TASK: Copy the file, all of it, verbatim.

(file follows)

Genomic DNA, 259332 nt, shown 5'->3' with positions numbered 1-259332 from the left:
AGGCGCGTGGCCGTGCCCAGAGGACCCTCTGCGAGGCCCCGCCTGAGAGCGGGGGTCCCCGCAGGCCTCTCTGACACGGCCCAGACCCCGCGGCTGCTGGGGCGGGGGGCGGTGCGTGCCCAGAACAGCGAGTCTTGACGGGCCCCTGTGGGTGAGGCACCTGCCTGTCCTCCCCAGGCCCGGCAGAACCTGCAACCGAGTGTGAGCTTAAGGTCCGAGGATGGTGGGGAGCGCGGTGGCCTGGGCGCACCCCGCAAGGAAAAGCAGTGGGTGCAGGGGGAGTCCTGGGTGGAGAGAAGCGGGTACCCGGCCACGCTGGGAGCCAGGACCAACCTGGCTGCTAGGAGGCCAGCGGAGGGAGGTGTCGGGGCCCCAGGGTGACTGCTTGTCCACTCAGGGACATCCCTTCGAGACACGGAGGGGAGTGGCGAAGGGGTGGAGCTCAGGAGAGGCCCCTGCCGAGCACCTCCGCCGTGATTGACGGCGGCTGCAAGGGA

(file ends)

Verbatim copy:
Genomic DNA, 259332 nt, shown 5'->3' with positions numbered 1-259332 from the left:
AGGCGCGTGGCCGTGCCCAGAGGACCCTCTGCGAGGCCCCGCCTGAGAGCGGGGGTCCCCGCAGGCCTCTCTGACACGGCCCAGACCCCGCGGCTGCTGGGGCGGGGGGCGGTGCGTGCCCAGAACAGCGAGTCTTGACGGGCCCCTGTGGGTGAGGCACCTGCCTGTCCTCCCCAGGCCCGGCAGAACCTGCAACCGAGTGTGAGCTTAAGGTCCGAGGATGGTGGGGAGCGCGGTGGCCTGGGCGCACCCCGCAAGGAAAAGCAGTGGGTGCAGGGGGAGTCCTGGGTGGAGAGAAGCGGGTACCCGGCCACGCTGGGAGCCAGGACCAACCTGGCTGCTAGGAGGCCAGCGGAGGGAGGTGTCGGGGCCCCAGGGTGACTGCTTGTCCACTCAGGGACATCCCTTCGAGACACGGAGGGGAGTGGCGAAGGGGTGGAGCTCAGGAGAGGCCCCTGCCGAGCACCTCCGCCGTGATTGACGGCGGCTGCAAGGGA